Versatile bucket bags carry their weight
Slouchy can be stylish — when it comes to a woman's handbag.
A less-structured bucket bag purse is perfect for spring and summer.
“Bucket bags are really popular this time of year, because they are fun and appropriate for spring and summer and because they are a little more casual than a structured bag,” says Laurel Pantin, market editor at Lucky magazine.
“And they can hold a lot of items, and you will have what you need for the day,” she says. “They are perfect for the beach. These bags come in all materials, from leather to patchwork fabrics. Some are even washable, which is definitely a plus.”
However, women often overstuff these bags, Pantin says. Bucket bags need to be filled out somewhat to give them shape, she says, but “at the end of the day, you should go through the bag and take out what you don't need rather than lugging it all with you the next day. One day, I noticed I had so much stuff, I couldn't really close the bag.”
Women want style, comfort, durability and spaciousness in a handbag, says Monroeville purse designer Christina Roselle, who recently introduced her Butter Bean collection.
“Butter Bean combines repurposed interior-design fabrics with high-quality leather and construction to create one-of-a-kind bags, each as unique as the wearer herself,” Roselle says.
“It is a handbag that is around season after season,” Pantin says. “What's new and fresh each season is how they are designed, from varying colors to multiple pattern options.
And they make for the go-to bag to throw in your sneakers and gym clothes, Pantin says.
That's what Marissa Rubin, senior market editor for People StyleWatch, does, as well as tossing in other daily necessities.
“I have been carrying a bucket bag even when they weren't in style,” Rubin says. “It is a great day bag. I prefer one that is simple and plain, and I even have one in a cross-body style.”
There are many bucket-bag options, including leather — faux and real — as well as ethnic-inspired prints and patterns, Rubin says.
“I prefer it over the messenger bag or classic tote,” Rubin says. “I can also carry a lot in my bucket bag, even an extra pair of shoes. It feels very relevant.”
She says some women might not like this bag style because it doesn't have an actual closure like other handbags, and they worry items might fall out.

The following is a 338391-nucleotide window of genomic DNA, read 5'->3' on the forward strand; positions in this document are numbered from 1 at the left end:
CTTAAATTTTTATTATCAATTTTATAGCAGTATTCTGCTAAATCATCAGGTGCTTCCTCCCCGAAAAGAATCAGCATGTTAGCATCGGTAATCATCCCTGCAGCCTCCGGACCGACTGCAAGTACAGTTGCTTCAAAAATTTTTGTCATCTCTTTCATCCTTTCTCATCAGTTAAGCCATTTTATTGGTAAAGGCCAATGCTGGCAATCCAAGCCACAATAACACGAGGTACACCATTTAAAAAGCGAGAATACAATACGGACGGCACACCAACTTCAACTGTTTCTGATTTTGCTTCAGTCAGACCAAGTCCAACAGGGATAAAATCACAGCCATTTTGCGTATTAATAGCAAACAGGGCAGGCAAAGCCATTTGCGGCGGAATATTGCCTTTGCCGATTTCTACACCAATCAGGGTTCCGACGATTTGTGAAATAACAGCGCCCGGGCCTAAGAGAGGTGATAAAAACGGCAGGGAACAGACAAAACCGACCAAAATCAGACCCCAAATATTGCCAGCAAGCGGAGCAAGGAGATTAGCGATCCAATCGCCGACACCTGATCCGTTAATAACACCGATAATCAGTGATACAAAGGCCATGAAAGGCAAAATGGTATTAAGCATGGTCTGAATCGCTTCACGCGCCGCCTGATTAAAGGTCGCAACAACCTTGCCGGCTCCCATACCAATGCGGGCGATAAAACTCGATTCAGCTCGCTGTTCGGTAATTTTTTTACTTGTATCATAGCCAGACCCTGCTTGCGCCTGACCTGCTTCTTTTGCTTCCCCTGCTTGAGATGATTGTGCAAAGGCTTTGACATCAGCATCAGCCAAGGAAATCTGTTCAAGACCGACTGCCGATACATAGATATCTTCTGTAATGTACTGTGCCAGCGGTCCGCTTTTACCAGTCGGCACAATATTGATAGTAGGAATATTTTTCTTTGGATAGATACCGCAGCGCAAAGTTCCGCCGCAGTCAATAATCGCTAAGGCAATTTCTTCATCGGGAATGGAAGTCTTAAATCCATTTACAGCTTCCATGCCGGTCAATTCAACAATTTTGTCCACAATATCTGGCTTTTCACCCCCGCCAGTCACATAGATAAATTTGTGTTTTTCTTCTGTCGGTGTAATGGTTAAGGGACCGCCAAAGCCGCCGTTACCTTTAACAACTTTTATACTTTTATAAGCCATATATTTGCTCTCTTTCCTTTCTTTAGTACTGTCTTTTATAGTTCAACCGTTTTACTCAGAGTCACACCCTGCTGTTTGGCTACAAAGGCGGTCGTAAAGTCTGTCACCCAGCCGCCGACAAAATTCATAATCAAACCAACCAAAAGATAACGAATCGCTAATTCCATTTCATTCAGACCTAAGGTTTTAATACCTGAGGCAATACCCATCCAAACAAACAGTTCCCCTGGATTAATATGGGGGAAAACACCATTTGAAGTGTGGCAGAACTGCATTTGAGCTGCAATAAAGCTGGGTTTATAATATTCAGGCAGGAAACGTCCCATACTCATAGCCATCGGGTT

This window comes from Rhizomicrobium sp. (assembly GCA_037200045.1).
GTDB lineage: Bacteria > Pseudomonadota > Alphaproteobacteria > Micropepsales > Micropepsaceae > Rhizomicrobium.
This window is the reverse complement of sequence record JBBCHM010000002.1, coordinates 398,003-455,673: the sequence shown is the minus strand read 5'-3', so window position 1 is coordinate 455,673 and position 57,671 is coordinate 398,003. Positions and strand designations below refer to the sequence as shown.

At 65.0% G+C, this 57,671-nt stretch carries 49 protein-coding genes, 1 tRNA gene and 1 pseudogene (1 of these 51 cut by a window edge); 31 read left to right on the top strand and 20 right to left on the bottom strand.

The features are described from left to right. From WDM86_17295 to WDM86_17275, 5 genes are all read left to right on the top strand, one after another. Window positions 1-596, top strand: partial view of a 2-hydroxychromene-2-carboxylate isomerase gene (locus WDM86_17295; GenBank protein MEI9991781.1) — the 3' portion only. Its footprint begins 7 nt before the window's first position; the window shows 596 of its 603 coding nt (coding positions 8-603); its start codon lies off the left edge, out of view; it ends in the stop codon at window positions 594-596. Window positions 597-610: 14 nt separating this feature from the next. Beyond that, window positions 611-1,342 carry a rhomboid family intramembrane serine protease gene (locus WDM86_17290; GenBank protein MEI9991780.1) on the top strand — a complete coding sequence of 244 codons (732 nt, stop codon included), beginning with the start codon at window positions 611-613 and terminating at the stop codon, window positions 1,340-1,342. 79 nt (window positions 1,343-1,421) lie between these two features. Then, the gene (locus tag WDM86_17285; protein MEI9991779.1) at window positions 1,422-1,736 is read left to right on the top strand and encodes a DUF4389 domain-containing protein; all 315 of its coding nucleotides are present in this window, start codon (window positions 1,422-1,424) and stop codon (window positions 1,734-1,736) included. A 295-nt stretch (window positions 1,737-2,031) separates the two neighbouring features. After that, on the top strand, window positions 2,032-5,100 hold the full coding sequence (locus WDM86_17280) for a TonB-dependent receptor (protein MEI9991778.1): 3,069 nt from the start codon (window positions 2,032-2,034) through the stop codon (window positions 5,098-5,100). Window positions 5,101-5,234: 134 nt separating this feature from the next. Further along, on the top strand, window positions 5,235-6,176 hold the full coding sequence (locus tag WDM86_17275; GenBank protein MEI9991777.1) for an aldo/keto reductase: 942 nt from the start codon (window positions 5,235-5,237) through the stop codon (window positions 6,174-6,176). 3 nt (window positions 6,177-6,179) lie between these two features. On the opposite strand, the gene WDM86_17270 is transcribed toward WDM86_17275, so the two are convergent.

That can happen but won't if you keep the bag upright, Rubin says. If you decide to carry one to the office, go with a neutral color, a large body and shorter straps.
The slouchy bag is inspired by comfortable, sporty fashions seen on the runway, says Elizabeth Kane, director of advertising and public relations at Dooney & Bourke.
“Less structured bags have open, roomy interiors that are ideal for carrying all those little extras, like a book, iPad or a pair of flats,” Kane says. “Everyone loves extra storage space.
“The bucket bag is an extremely versatile style that can be dressed up or down,” she says. “It's the perfect choice for those who don't want to change their handbags from workdays to weekends.”
JoAnne Klimovich Harrop is a staff writer for Trib Total Media. She can be reached at firstname.lastname@example.org or 412-320-7889.
Show commenting policy
TribLive commenting policy
You are solely responsible for your comments and by using TribLive.com you agree to our Terms of Service.
We moderate comments. Our goal is to provide substantive commentary for a general readership. By screening submissions, we provide a space where readers can share intelligent and informed commentary that enhances the quality of our news and information.
While most comments will be posted if they are on-topic and not abusive, moderating decisions are subjective. We will make them as carefully and consistently as we can. Because of the volume of reader comments, we cannot review individual moderation decisions with readers.
We value thoughtful comments representing a range of views that make their point quickly and politely. We make an effort to protect discussions from repeated comments either by the same reader or different readers.
We follow the same standards for taste as the daily newspaper. A few things we won't tolerate: personal attacks, obscenity, vulgarity, profanity (including expletives and letters followed by dashes), commercial promotion, impersonations, incoherence, proselytizing and SHOUTING. Don't include URLs to Web sites.
We do not edit comments. They are either approved or deleted. We reserve the right to edit a comment that is quoted or excerpted in an article. In this case, we may fix spelling and punctuation.
We welcome strong opinions and criticism of our work, but we don't want comments to become bogged down with discussions of our policies and we will moderate accordingly.
We appreciate it when readers and people quoted in articles or blog posts point out errors of fact or emphasis and will investigate all assertions. But these suggestions should be sent via e-mail. To avoid distracting other readers, we won't publish comments that suggest a correction. Instead, corrections will be made in a blog post or in an article.
- Lawrenceville boutique owners hope it’s lucky Number Fourteen
- The holiday season ushers in the gift of another layer of fashion — the coat